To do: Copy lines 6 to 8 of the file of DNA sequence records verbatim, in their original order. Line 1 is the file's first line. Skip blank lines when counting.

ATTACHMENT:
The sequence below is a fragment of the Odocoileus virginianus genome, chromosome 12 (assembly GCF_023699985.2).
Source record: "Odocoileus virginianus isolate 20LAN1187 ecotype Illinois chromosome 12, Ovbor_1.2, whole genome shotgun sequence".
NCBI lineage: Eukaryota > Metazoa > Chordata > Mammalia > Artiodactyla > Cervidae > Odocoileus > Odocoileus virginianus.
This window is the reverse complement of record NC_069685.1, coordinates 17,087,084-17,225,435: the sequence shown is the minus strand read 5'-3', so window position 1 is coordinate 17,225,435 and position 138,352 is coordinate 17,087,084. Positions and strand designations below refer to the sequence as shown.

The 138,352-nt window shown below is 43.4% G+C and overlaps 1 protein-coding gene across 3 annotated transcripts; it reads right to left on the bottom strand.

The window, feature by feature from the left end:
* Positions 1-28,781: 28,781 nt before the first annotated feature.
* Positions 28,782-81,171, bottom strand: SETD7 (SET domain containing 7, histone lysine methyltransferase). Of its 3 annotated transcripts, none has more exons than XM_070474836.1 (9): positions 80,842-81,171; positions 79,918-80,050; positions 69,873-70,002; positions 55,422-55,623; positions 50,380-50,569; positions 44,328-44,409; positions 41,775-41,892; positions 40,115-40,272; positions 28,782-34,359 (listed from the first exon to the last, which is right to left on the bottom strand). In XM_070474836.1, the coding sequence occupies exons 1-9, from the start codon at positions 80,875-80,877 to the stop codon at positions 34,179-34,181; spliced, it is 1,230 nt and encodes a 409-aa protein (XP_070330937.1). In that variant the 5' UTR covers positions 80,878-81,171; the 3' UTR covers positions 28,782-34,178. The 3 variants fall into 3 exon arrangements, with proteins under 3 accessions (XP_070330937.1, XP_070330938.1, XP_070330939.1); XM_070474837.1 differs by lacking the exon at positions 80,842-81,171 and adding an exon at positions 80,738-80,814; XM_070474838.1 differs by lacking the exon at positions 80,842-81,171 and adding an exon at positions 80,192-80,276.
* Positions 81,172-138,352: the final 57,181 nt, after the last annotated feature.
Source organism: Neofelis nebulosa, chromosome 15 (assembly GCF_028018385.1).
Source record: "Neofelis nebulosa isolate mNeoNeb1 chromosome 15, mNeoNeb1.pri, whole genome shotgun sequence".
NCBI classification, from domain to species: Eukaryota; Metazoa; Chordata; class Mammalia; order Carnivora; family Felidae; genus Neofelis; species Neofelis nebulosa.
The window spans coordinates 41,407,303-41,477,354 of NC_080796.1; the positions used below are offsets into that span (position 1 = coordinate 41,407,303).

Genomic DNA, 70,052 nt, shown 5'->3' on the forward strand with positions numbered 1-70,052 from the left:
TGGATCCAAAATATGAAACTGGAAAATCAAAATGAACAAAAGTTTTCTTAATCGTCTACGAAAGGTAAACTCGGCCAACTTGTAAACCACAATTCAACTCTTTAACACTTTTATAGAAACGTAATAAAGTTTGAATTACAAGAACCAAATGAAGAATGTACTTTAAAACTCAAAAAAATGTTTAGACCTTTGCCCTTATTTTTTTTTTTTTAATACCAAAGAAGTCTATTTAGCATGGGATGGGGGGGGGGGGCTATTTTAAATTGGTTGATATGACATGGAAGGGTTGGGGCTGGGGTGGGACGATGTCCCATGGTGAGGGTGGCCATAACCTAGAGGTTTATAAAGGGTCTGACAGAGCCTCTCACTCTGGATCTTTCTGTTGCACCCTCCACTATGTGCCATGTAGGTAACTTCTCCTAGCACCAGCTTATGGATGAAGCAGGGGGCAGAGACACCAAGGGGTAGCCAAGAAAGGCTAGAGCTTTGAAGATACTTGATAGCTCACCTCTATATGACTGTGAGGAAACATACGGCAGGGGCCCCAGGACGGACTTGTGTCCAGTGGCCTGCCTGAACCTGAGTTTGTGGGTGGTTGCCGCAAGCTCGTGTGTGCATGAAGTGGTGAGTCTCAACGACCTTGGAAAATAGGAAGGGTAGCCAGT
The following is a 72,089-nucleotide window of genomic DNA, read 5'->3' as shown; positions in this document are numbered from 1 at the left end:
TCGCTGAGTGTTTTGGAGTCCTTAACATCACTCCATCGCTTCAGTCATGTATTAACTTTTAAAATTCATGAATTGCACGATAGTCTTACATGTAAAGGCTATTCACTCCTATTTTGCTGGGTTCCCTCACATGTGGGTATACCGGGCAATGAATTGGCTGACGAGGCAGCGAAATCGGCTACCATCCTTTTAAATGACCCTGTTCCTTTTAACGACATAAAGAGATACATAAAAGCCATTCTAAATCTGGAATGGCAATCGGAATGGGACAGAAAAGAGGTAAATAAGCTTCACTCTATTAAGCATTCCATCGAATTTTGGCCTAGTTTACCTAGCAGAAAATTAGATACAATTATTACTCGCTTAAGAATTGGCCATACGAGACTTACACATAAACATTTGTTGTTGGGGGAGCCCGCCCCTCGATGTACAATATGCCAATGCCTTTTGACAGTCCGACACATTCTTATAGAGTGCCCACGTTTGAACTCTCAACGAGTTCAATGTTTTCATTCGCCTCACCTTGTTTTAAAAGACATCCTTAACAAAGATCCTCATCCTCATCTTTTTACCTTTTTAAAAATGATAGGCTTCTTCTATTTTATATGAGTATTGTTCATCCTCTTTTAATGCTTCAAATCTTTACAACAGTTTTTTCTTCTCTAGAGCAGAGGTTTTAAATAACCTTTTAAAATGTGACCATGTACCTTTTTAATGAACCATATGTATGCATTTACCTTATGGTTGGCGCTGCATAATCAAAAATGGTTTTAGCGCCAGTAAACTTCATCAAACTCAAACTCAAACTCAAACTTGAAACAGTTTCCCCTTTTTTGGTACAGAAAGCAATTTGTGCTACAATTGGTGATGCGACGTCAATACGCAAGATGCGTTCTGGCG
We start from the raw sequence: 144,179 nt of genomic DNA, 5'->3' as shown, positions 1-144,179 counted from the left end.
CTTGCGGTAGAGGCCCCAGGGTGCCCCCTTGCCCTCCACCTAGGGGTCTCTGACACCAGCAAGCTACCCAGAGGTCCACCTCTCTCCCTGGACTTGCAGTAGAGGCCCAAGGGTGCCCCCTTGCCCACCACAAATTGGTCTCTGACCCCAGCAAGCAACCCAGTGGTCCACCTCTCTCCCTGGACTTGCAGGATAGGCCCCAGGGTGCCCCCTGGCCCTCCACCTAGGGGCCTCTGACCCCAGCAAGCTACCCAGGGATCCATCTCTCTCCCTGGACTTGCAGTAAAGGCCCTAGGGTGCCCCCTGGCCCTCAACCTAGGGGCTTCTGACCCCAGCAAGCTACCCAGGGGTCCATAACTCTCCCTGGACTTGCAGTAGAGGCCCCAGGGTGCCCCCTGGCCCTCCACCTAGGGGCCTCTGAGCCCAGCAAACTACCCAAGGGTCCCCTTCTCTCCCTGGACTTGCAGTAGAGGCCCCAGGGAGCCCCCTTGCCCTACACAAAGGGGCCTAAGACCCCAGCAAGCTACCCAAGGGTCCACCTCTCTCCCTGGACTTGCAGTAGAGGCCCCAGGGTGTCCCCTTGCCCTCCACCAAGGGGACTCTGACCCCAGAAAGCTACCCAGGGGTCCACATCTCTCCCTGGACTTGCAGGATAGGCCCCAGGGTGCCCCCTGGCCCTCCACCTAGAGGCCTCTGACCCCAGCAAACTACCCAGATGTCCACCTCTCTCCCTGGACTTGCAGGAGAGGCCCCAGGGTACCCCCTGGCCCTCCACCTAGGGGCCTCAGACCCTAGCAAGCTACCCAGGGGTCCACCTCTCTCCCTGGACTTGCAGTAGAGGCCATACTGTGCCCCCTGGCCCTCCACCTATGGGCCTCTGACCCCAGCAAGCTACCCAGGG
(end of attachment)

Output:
The window, feature by feature from the left end:
* Positions 1-28,781: 28,781 nt before the first annotated feature.
* Positions 28,782-81,171, bottom strand: SETD7 (SET domain containing 7, histone lysine methyltransferase). Of its 3 annotated transcripts, none has more exons than XM_070474836.1 (9): positions 80,842-81,171; positions 79,918-80,050; positions 69,873-70,002; positions 55,422-55,623; positions 50,380-50,569; positions 44,328-44,409; positions 41,775-41,892; positions 40,115-40,272; positions 28,782-34,359 (listed from the first exon to the last, which is right to left on the bottom strand). In XM_070474836.1, the coding sequence occupies exons 1-9, from the start codon at positions 80,875-80,877 to the stop codon at positions 34,179-34,181; spliced, it is 1,230 nt and encodes a 409-aa protein (XP_070330937.1). In that variant the 5' UTR covers positions 80,878-81,171; the 3' UTR covers positions 28,782-34,178. The 3 variants fall into 3 exon arrangements, with proteins under 3 accessions (XP_070330937.1, XP_070330938.1, XP_070330939.1); XM_070474837.1 differs by lacking the exon at positions 80,842-81,171 and adding an exon at positions 80,738-80,814; XM_070474838.1 differs by lacking the exon at positions 80,842-81,171 and adding an exon at positions 80,192-80,276.